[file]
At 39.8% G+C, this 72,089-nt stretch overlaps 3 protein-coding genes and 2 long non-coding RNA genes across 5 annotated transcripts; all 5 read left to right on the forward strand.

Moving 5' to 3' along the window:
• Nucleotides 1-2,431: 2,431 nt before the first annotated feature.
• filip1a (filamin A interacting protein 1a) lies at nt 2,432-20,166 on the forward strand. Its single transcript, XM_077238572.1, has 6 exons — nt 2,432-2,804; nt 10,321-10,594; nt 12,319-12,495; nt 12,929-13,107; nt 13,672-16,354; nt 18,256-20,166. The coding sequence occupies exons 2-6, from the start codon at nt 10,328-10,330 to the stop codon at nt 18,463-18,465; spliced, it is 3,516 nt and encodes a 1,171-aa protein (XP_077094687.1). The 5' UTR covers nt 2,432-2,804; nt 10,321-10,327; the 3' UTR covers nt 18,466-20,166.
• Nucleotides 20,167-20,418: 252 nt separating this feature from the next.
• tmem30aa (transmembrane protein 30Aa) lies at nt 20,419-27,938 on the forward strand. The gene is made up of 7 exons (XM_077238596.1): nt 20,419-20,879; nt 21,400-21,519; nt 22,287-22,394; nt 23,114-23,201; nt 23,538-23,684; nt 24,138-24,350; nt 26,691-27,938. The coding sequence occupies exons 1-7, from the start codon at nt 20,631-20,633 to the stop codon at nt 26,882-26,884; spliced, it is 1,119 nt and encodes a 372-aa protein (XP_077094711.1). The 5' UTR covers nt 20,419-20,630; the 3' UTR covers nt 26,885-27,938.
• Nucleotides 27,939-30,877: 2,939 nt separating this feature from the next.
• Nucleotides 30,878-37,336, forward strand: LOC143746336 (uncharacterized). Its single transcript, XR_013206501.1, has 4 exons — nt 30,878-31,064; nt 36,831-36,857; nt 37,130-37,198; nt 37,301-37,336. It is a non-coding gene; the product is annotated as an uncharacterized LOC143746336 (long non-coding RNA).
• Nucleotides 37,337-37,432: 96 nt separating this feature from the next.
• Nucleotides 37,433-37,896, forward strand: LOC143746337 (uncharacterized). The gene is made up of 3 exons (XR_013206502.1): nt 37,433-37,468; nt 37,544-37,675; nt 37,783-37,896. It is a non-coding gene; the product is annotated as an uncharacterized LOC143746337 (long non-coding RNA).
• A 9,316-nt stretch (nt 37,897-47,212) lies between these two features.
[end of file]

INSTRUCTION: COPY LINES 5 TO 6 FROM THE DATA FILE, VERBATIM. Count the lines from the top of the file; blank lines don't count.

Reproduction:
• Nucleotides 20,167-20,418: 252 nt separating this feature from the next.
• tmem30aa (transmembrane protein 30Aa) lies at nt 20,419-27,938 on the forward strand. The gene is made up of 7 exons (XM_077238596.1): nt 20,419-20,879; nt 21,400-21,519; nt 22,287-22,394; nt 23,114-23,201; nt 23,538-23,684; nt 24,138-24,350; nt 26,691-27,938. The coding sequence occupies exons 1-7, from the start codon at nt 20,631-20,633 to the stop codon at nt 26,882-26,884; spliced, it is 1,119 nt and encodes a 372-aa protein (XP_077094711.1). The 5' UTR covers nt 20,419-20,630; the 3' UTR covers nt 26,885-27,938.